- GM, Ford gains miss estimates while Toyota has surprise drop
- Annualized rate of 16.6 million follows record 2015 volume
For the past couple of years, automakers have helped keep the economy going as confident consumers raced to replace their aging rides with more luxurious cars and sport utility vehicles. That torrid growth is starting to level off.
All three U.S. automakers posted sales gains that missed analysts’ estimates in March, while Japan’s Toyota Motor Corp. reported a surprise decline. The annualized rate adjusted for seasonal trends fell to 16.6 million, the lowest in 13 months, according to researcher Autodata Corp. The average analyst estimate was for a pace of 17.3 million, up from 17.1 million last March.
Sales fell sharply even as some automakers are starting to spend more on sales incentives than they did last year and some are extending longer-term loans, making it more clear that executives are no longer counting on rip-roaring demand. It also brings the industry more into line with an economy that has been logging steady but not stellar growth.
“It certainly is a comedown from the sales pace of last year,” said Mark Wakefield, a managing partner at consulting firm Alix Partners who predicts industrywide sales may rise about 2 percent from 2015’s record. “We’re into that normal rate of employment where we’re no longer trying to get a lot of people back to work.”
Automakers spent an average of $3,110 on incentives per vehicle sold last month, 14 percent more than a year earlier and up slightly from February, according to Autodata, which is based in Woodcliff Lake, New Jersey. The car companies have boosted discounts each month this year, and consumers didn’t respond as much in March.
“There are some reasons for concern for sure,” said Rebecca Lindland, an analyst with Kelley Blue Book, an automotive-price research firm in Irvine, California. “We’re seeing more incentives and longer loan terms. I’m a little concerned that some consumers could be overextending themselves.”
Consumer confidence in the U.S. dipped slightly in March -- a third straight decline -- as concerns persisted that the world’s largest economy will cool. That sentiment may shift after Friday’s jobs report showed climbing U.S. employment and a pickup in wages.
Even with relatively cheap gasoline stoking consumers’ demand for SUVs and pickups, General Motors Co., Ford Motor Co. and Fiat Chrysler Automobiles NV all fell short of sales estimates for the month. The shares of all three companies declined, led by a 4.1 percent drop at Fiat Chrysler.
The sales report “plays into the idea that with 2015 being a record year, maybe we’re set up to start peaking a little bit in terms of consumer demand,” said Kevin Tynan, auto analyst for Bloomberg Intelligence.
Light-vehicle sales rose 3.2 percent to 1.6 million, according to Autodata, helped by two more sales days than in March 2015.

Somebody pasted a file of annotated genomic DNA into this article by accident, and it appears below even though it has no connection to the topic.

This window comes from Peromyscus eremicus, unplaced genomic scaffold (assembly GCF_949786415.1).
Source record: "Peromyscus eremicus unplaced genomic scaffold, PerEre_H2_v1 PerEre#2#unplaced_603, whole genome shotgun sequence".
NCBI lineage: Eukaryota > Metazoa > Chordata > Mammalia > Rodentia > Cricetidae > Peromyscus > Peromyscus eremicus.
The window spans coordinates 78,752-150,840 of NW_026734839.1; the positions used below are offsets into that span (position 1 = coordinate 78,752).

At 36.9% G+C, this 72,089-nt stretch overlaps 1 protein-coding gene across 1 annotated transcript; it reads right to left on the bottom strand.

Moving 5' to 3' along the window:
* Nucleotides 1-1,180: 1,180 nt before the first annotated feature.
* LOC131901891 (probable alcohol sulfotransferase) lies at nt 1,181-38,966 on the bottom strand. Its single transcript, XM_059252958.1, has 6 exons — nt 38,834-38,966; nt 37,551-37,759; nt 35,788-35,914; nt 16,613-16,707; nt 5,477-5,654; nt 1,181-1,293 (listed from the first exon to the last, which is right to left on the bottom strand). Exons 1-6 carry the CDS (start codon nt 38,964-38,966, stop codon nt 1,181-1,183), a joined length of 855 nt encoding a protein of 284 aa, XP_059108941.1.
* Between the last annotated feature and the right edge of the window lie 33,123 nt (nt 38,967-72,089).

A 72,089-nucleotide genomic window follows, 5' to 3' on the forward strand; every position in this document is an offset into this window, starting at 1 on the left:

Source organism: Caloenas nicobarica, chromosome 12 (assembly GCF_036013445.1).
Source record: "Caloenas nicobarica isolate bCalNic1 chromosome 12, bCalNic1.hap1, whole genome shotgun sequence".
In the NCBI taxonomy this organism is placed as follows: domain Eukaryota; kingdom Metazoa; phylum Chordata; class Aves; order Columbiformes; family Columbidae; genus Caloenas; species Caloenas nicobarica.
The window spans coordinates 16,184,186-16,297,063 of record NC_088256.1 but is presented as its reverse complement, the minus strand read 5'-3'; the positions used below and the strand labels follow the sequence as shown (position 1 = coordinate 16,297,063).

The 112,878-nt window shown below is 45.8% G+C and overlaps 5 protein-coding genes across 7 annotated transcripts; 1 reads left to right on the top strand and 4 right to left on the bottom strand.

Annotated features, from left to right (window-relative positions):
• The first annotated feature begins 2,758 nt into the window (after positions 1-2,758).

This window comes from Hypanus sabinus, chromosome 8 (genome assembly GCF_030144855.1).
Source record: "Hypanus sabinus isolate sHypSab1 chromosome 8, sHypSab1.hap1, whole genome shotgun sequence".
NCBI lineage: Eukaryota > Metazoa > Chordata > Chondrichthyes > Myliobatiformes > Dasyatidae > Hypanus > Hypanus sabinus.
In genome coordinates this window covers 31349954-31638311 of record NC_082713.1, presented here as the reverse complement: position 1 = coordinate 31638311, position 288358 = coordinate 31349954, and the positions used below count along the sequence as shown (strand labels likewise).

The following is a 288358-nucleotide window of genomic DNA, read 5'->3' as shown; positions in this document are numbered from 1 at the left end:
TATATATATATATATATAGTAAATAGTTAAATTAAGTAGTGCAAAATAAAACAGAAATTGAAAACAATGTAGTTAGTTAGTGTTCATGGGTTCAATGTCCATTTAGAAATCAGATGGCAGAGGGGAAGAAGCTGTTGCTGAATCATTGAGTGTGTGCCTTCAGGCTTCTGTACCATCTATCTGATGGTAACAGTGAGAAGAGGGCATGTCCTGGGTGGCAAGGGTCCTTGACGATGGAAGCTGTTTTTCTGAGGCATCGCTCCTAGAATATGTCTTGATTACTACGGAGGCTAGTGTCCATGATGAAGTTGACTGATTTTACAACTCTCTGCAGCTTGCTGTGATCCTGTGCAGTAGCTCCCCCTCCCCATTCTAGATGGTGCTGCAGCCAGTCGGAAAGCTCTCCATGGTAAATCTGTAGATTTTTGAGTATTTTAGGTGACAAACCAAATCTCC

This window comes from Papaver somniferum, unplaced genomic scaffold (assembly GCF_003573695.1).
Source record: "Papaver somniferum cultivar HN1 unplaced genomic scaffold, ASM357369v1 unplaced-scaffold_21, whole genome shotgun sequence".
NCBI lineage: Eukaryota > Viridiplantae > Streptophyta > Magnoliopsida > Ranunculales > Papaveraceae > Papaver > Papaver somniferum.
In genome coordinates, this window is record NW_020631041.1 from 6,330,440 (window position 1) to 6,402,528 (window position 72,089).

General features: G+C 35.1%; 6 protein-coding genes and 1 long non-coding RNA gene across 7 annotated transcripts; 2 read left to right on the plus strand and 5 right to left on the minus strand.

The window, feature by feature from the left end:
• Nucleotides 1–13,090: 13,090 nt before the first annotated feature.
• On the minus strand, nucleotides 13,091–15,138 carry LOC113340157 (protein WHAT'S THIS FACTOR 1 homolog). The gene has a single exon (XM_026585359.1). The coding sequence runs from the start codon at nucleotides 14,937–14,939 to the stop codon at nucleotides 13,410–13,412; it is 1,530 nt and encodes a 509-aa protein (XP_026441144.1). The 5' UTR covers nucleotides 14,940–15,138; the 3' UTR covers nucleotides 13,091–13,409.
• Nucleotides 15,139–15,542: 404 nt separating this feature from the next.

- Ford’s light-vehicle sales -- excluding its heavy trucks -- rose 7.8 percent to 253,064, topping GM’s 252,128. Ford was helped by selling more cars to corporate and rental fleet customers.
- GM’s increase was less than 1 percent, far short of the projected 6 percent, as it pulled back on sales of low-margin cars to rental fleets.
- Fiat Chrysler’s U.S. sales rose 8.1 percent in March, on the strength of Jeep sport utility vehicles and Ram pickups. The company’s car sales fell 34 percent.
- Toyota was expected to post a 5.6 percent gain, but sales fell 2.7 percent.
- Honda Motor Co. missed the forecast of a 16.1 percent increase, rising 9.4 percent.
- Nissan Motor Co. was an exception, with a 13 percent sales gain that beat expectations. Its deliveries reached 163,559 cars and light trucks, the Japanese automaker said in a statement Friday.
- Volkswagen AG’s namesake brand dropped 10 percent, declining for a fifth straight month after regulators revealed in September that it cheated on engine tests.
Changes in the way consumers are buying vehicles suggest more people are stretching payments out to make them more affordable. There was an increase in March in the number of people buying cars with six-year loans.
Jeff Schuster, senior vice president of forecasting for LMC Automotive, was closer than other analysts to forecasting the month’s softer sales. He cautioned that the market and the economy are still pretty strong and that one month doesn’t mean there will be a decline.
“I think we will see slower growth rates and more volatility for the rest of the year,” Schuster said. While automakers now face tough comparisons to strong months in 2015, demand is still healthy and “it’s nothing to get alarmed about. All eyes will be on April sales.”